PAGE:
Geekin Radio’s office is casual. Its offices are in downtown Charleston, on the second floor of 637 King St., above the office of the annual Dig South technology festival.
The space has exposed ventilation, a wandering dog, and couch amid computers and desks. To one side is a white wall with the company’s logo — a black, lowercase “g” that appears to be wearing a pair of headphones, indicative of what the music app startup aims to do.
Though it’s not yet on par with a SPARC or a BoomTown, the seven-person company has a unique player, one who hasn’t graduated college, but has already been part of a tech company that’s been reported to be valued around $400 million.
Will Jamieson, a computer science student at the College of Charleston and one of the developers behind the now well-known Yik Yak, an app where mostly college students post messages with no names attached, is developing the Android app for Geekin, in addition to the iOS version. He’s also working on marketing for the company.
“He was a really big prospect for us if we wanted to achieve the goals that we wanted to achieve. ... We need someone like Will on our team,” said Thomas Vitale, co-founder of Geekin.
Jamieson is 21, but don’t let his baseball cap and backpack cloud your thinking — Jamieson can hold his own with the big boys in the tech arena. A couple of weeks ago, he was a speaker at two Dig South events. Before that, he was one of the speakers at TEDx Charleston.
While people bring ideas to him, Jamieson said, he’s working for Geekin.
“This was the one that I really wanted to work on,” he said from Geekin’s offices. “It’s hard to find people that can make things in Charleston. ... I really felt like I could make a difference with this.”
Geekin produces an app that lets people listen to music together. That could be anyone from an NFL player, to a friend. The way that following people works is akin to Twitter, Jamieson said.
This summer, Jamieson — who’s from Georgia — will enter his senior year at the college, though he’s not exactly enamored with the idea of earning a degree. The screen behind him during his TEDx talk explained his mantra. “College: Necessary, But Insufficient.”
College schooling is “general knowledge about certain topics,” Jamieson said. Marketing and raising money are a couple of the challenges he’s already taken on.
“I’ve done it all through reading, resources online” along with doing it, he said. “I could take classes on that matter, but a lot of that stuff is outdated.”
At Geekin, Jamieson is in good company. A couple of co-workers dropped out of college, who are working on the iPhone app for Geekin. Jamieson has also worked on recruitment for the startup, which he says can be difficult when it comes to finding talent to develop the app on a certain platform, like specifically for an iPhone.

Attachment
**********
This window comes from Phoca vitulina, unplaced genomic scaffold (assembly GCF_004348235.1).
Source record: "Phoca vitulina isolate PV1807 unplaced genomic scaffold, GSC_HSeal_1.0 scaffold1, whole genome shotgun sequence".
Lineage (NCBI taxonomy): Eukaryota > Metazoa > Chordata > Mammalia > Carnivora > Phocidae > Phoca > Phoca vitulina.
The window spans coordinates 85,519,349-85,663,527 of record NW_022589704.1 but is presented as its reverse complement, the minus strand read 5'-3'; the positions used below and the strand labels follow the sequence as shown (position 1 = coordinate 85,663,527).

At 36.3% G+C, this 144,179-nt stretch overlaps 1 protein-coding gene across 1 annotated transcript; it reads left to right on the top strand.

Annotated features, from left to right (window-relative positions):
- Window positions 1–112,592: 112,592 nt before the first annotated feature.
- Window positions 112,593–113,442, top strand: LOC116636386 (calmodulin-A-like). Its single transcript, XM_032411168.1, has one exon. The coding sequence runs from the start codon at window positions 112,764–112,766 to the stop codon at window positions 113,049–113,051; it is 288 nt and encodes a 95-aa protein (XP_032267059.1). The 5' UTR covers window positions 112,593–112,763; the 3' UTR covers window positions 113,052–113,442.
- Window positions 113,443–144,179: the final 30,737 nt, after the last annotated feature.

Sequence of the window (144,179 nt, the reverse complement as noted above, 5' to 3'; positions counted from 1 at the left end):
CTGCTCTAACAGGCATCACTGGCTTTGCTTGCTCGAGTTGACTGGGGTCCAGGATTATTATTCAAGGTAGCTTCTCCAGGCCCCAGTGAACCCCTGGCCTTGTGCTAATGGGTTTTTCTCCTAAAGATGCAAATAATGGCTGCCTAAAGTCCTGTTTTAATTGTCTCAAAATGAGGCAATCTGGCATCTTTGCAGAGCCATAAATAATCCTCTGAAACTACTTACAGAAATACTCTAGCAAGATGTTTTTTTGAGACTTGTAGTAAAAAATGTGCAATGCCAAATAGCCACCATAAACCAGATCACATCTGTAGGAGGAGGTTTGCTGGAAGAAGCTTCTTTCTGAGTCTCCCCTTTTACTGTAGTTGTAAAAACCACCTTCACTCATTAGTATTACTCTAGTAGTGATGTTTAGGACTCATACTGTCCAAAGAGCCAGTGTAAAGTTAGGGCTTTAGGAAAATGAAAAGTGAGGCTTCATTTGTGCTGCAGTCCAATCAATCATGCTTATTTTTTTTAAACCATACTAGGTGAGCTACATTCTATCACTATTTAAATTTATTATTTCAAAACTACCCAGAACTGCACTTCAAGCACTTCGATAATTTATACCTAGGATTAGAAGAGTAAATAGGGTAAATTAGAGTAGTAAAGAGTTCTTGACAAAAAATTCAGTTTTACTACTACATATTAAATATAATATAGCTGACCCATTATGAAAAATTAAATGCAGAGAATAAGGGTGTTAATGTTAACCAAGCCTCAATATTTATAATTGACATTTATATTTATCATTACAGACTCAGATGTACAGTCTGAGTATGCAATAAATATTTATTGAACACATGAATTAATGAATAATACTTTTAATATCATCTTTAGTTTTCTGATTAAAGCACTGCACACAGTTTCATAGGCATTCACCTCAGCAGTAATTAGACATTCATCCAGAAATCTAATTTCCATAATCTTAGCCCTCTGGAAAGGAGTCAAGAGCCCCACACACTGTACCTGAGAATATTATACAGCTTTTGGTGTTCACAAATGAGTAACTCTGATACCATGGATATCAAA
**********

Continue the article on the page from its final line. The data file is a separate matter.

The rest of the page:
“The good ones I gotta get to drop out,” he said.
Jamieson’s parents weren’t into the idea.
When deciding where to go to school, Jamieson didn’t want a tech-full school. Among the places he was accepted were the University of Georgia and Georgia Tech, he said. He made his decision after getting together with the College of Charleston’s head of computer science, Chris Starr.
“It was a really good computer science program within a really cool city,” Jamieson said.
Though Jamieson’s not the biggest fan of formal education, he’s a mentor for the school’s new International Cross-curricular Accelerator for Technology program, where students work together in groups of three on startups.
“Will is a stellar student because he has not only academic capabilities but the passion to put what he learns to interesting uses,” Starr said. “He can execute on what he knows, and that makes all the difference.”
Before Yik Yak and Geekin, Jamieson started his own app company, Supreme Apps. Under that, he’s developed seven apps, including one that helped him download photos from Facebook, and another called Front Flash that solved a very modern problem: how to shoot selfies when it’s dark.
He still gets ad revenue from some of the apps, he said. Jamieson’s no longer involved in Yik Yak, a subject he didn’t elaborate about.
Despite his successes over the past few years in the tech world, he wasn’t accepted into an internship program at Charleston-based tech company SPARC for the summer after his first year at the college.
Jamieson said the rejection was a “blessing in disguise.”
“It was the best thing that ever happened to me because that summer is when I made all my apps,” he said.
Eric Bowman, founder of SPARC, said it was “pretty funny” that Jamieson was rejected for an internship at the company. Bowman was a moderator for a panel at Dig South where Jamieson was one of the speakers, called “THE PRIVATE BOOM: Equity Sales for Tech Companies in the Secondary Market.”
“He’s extremely competent in that area ... He’s had to go through it,” Bowman said.
Though someone tech-minded like Jamieson might feel the urge to put down roots in Silicon Valley, he has no desire to following graduation. He wants to stick around the Lowcountry.
“I want to help Charleston really earn the name ‘Silicon Harbor’ and not just that self-imposed name that we’ve kind of given it,” Jamieson said.